Malware From Outer Space
The James Webb Space Telescope is a feat of modern engineering, and continues to deliver one inspirational view of our universe after another. There is, unfortunately, one side effect of these fantastic, high-quality images, that Webb Telescope engineers likely never imagined: malware delivery.
Hackers have decided to use one of the images captured by the James Webb Telescope to trick recipients into downloading malware (the first photo, in fact, SMACS 0723). The scheme is named “GO#WEBBFUSCATOR,” and isn’t unlike scams we’ve seen in the past: Scammers attach a file to an email designed to appear like a Microsoft Office document. This file is not the James Webb Telescope image, however, rather its an executable file that runs if Word macros is enabled on your machine.
This file, in turn, then downloads the Webb image. Again, however, it’s not what you think. When executed as planned, the victim never actually sees the photo of space. Instead, the file is used as a shield to run another exe file running Base64 code. This malware looks for any vulnerabilities in the victim’s system, and helps the hackers exploit them accordingly.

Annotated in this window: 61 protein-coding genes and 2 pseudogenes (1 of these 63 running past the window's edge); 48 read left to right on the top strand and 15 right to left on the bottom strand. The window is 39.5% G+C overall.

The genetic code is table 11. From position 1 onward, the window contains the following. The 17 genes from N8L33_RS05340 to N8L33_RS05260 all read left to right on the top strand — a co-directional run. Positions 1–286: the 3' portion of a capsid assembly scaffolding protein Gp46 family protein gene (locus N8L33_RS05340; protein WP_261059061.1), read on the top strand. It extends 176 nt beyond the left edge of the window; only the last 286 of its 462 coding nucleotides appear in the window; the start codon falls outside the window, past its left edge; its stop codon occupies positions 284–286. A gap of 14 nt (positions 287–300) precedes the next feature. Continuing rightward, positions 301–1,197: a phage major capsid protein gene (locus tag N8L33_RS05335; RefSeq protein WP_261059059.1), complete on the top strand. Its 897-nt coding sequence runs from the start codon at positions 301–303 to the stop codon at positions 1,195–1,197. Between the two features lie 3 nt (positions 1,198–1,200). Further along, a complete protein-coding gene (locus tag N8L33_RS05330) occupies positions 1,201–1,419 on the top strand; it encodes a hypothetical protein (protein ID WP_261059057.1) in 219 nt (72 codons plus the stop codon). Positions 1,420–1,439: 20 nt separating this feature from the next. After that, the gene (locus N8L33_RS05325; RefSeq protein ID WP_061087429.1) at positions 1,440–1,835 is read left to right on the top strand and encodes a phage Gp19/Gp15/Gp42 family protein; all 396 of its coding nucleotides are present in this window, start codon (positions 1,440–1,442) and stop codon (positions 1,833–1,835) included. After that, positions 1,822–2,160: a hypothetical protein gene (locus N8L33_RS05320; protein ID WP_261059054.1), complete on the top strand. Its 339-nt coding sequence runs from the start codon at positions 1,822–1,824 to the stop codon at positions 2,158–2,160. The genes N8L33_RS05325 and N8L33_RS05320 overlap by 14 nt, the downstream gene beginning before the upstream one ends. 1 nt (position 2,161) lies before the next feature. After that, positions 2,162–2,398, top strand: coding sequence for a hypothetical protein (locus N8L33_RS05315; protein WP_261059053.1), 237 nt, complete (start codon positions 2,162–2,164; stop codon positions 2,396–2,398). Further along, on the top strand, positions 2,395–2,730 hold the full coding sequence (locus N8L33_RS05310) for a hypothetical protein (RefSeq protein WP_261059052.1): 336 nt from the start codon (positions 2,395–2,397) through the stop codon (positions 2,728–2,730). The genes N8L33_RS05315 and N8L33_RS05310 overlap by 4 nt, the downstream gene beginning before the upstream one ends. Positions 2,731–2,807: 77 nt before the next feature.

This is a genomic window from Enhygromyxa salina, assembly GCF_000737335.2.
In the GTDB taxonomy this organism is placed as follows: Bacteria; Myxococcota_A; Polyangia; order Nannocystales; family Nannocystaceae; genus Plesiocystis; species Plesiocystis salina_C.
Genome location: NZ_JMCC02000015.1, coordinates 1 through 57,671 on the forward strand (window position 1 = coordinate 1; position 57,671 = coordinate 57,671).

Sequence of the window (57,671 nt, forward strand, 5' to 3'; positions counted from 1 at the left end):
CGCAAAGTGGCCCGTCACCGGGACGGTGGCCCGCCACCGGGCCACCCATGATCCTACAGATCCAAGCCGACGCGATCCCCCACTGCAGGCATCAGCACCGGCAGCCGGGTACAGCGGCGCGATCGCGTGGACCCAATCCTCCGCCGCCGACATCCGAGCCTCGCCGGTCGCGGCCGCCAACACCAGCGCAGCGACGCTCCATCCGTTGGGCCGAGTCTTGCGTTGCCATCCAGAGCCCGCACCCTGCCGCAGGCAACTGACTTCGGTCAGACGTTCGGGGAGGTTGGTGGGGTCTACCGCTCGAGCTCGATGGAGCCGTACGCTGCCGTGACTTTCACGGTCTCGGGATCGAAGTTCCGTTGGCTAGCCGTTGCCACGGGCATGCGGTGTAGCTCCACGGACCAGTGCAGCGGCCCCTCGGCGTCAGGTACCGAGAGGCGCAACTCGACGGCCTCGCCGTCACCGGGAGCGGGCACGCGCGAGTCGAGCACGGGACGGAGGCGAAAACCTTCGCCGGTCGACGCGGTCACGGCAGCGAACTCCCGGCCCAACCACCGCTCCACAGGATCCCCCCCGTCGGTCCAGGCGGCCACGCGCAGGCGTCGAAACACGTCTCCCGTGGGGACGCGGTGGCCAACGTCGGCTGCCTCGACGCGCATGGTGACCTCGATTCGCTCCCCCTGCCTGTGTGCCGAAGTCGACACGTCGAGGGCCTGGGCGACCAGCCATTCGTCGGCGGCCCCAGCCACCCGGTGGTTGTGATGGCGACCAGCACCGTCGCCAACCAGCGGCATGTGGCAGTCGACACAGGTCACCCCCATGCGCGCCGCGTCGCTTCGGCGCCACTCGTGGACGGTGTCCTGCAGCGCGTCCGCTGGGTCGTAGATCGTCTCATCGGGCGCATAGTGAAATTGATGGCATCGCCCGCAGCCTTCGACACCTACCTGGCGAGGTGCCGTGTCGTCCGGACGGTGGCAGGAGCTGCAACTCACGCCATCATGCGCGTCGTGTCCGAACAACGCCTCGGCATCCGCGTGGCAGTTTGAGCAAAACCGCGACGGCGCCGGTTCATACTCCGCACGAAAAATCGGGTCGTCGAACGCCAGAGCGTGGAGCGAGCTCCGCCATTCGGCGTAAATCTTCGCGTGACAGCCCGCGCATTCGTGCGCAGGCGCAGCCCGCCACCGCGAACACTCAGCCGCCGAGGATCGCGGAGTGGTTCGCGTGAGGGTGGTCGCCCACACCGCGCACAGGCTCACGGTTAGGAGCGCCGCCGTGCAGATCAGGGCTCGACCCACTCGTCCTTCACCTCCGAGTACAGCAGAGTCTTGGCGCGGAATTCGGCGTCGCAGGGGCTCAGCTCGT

It’s fascinating the iconic image isn’t used as a user-facing component of the scheme. As the victims never see the photo, the goal isn’t to entice them into downloading the image itself to the system. Instead, the sheer size of the file, coupled with the popularity of the image, obfuscates the malware hidden within. If software scans the message looking for malware, it might overlook the file, since it will identify the image as one shared over and over again.